A RESTAURANT manager “flipped” and took to the wheel of the business BMW while over the limit, intending to kill himself, a court was told.

Instead of taking his own life, Kenneth Coats put those of other road users at risk on a high-speed chase having come to police attention after stopping to urinate alongside the car.

Durham Crown Court heard the nine-minute chase, at speeds up to 115-miles per hour, only ended when the BMW collided with a police vehicle.

It took place on the A167 in Durham, the A688 Metal Bridge road and ended at Bowburn.

Anthony Pettengell, prosecuting, said after his arrest the defendant gave a roadside breath reading containing double the drink-drive limit for alcohol.

The court was told during the incident, Coats was tearfully talking to a colleague by phone after emotionally leaving work, at a Tomahawk Steakhouse, in Ponteland, where he was angry after a staff member risked its licence by serving a customer after the 10pm-cut-off, at the time, on September 18, last year.

Mr Pettengell said Coats’ previous convictions feature motoring offences for which he received a driving disqualification, after which he failed to reapply for his licence.

Coats, 26, of Bridle Path, East Boldon, admitted dangerous driving, with excess alcohol and without a licence or insurance.

Stuart Graham, in mitigation, said despite a difficult upbringing, Coats, who has mental health issues, including bipolar disorder, worked hard to set up businesses in the past.

He turned to the restaurant trade, enjoying success at an award-winning venue in Newcastle, before running the Tomahawk premises in Ponteland.

Mr Graham said Coats worked “round the clock”, and had to be persuaded to take any time off, but, “the straw that broke the camel’s back” was when he saw a staff member serving a customer after 10pm.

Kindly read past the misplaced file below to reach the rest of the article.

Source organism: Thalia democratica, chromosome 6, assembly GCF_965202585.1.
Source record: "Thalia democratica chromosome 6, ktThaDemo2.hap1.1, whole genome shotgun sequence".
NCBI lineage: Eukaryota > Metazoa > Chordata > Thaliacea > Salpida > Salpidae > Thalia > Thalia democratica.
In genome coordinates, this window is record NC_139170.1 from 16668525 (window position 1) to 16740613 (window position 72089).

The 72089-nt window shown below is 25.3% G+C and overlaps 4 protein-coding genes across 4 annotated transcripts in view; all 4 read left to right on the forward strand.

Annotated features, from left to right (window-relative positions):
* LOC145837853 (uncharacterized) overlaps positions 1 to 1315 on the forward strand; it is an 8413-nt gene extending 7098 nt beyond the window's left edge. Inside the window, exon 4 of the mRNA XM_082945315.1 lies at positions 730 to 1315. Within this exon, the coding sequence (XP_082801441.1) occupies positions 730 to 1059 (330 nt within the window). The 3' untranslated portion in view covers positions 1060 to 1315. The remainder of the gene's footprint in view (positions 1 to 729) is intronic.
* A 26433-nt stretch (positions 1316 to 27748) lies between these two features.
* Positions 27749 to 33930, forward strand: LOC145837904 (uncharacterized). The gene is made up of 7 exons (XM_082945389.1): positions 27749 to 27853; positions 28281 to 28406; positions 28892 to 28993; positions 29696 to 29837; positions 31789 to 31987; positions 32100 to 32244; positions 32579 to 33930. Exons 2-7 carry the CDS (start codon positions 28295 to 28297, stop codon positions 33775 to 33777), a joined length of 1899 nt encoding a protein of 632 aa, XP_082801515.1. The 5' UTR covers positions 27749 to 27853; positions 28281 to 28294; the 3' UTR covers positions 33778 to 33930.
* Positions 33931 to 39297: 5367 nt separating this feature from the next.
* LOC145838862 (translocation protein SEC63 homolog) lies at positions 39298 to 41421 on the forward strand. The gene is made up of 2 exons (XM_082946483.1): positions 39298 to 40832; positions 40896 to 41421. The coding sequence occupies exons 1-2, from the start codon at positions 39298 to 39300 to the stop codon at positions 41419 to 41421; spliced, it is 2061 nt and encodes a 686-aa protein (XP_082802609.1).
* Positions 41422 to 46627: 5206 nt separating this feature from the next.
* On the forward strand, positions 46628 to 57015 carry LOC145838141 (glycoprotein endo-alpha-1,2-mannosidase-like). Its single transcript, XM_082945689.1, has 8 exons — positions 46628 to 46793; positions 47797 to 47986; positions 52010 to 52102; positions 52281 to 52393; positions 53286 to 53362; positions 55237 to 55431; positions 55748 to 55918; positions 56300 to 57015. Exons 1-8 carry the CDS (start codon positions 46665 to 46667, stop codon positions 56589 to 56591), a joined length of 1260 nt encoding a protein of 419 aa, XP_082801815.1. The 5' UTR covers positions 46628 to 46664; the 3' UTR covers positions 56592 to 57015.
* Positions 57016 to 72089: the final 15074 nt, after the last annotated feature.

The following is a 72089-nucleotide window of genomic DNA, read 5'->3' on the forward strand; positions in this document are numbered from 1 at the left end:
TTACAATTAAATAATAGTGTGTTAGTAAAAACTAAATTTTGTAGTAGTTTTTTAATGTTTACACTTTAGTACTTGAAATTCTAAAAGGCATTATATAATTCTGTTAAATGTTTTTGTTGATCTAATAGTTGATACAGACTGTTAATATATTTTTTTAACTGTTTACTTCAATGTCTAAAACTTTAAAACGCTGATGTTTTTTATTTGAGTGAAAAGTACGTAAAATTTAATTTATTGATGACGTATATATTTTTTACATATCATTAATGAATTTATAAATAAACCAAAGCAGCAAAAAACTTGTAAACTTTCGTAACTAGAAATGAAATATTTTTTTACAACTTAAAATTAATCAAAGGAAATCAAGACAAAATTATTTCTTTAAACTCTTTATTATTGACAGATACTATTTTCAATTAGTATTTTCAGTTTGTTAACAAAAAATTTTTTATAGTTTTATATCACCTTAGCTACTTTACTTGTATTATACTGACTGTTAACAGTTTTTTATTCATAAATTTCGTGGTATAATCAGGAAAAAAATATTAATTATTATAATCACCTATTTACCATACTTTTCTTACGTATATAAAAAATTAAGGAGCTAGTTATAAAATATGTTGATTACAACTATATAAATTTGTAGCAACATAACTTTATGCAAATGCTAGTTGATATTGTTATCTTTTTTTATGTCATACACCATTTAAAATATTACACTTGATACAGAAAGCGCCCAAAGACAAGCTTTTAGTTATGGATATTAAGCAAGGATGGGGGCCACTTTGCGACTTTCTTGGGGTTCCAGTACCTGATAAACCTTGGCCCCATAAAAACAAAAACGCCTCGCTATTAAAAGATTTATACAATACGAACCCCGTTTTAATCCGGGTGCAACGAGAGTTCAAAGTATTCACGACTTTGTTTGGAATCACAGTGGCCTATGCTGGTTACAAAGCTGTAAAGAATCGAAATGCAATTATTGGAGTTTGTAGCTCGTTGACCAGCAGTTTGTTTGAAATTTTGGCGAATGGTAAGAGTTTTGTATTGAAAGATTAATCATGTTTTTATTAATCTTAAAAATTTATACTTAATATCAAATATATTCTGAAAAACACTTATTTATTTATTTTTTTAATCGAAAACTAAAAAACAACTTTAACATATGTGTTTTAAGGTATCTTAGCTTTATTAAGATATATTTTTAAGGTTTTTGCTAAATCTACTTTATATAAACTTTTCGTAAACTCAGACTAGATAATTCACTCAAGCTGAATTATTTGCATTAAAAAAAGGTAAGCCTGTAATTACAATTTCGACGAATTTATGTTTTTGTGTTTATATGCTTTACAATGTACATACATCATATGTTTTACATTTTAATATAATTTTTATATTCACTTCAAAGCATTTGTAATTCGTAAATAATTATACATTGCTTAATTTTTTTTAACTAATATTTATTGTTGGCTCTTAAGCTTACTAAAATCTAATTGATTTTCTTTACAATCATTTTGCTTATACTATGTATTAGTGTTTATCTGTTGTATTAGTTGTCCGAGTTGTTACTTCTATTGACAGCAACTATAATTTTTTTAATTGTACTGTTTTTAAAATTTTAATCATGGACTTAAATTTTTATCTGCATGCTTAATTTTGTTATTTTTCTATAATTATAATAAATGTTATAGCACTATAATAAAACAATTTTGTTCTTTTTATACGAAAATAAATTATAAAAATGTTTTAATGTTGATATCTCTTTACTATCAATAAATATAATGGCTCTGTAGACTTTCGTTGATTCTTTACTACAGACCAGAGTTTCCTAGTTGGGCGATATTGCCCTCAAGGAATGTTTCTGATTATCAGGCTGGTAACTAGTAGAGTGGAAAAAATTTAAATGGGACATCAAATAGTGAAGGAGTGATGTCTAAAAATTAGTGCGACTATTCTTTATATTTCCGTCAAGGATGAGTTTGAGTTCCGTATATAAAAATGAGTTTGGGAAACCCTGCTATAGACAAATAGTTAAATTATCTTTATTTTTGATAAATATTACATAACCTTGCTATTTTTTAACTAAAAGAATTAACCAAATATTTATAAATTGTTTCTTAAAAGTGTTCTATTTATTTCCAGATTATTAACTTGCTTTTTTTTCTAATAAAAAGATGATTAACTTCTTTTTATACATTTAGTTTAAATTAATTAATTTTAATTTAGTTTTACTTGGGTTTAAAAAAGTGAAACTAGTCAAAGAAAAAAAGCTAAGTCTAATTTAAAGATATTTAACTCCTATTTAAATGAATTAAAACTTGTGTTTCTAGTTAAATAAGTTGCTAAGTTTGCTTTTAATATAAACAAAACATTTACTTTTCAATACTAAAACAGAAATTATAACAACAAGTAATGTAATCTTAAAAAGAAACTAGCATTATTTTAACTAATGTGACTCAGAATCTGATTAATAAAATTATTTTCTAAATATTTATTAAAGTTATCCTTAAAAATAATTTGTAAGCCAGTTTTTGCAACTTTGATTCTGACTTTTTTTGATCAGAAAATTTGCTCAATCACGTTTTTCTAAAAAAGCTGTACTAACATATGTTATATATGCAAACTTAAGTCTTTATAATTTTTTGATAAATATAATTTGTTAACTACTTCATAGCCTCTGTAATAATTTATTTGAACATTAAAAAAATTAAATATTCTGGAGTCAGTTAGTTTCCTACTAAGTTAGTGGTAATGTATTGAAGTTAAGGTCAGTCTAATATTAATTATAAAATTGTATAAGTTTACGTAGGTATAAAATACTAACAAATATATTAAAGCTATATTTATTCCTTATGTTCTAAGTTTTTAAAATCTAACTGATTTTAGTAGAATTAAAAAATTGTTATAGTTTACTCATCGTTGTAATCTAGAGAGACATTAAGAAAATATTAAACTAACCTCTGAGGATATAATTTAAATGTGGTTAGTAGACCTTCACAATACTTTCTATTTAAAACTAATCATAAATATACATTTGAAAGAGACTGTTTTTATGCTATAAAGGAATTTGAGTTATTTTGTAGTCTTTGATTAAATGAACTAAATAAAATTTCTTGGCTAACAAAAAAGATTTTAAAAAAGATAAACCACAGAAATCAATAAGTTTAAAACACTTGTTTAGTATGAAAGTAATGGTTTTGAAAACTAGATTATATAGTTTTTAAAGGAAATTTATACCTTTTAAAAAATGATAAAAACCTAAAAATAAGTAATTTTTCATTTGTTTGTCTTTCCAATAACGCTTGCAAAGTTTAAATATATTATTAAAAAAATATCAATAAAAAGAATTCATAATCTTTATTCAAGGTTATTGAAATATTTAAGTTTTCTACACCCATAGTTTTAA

“When he saw that he began to ‘lose it’, and ‘flipped’.

“There was no intention to drive that night, but after an 18-month driving ban, he thought he simply got his licence back, he did not realise you had to reapply.

“He was driving in tears on the phone and his only motive was to drive into a wall, to end his life, which is tragic.”

But, when police became involved the defendant was, “in a complete state of panic, still intending to take his own life.”

Judge Ray Singh, however, told Coats: “You had consumed a significant amount of alcohol and must have known that.

“You chose to drive that vehicle and, as a result, police suspected you had been drinking.

“It was a significant, serious, lengthy and concerted piece of dangerous driving, having taken the decision to evade arrest.

“By good fortune, and not design, nobody was hurt.

“You put yourself, members of the public and those police officers at significant risk.”

He imposed a ten-month prison sentence and banned Coats from driving for a further 23 months.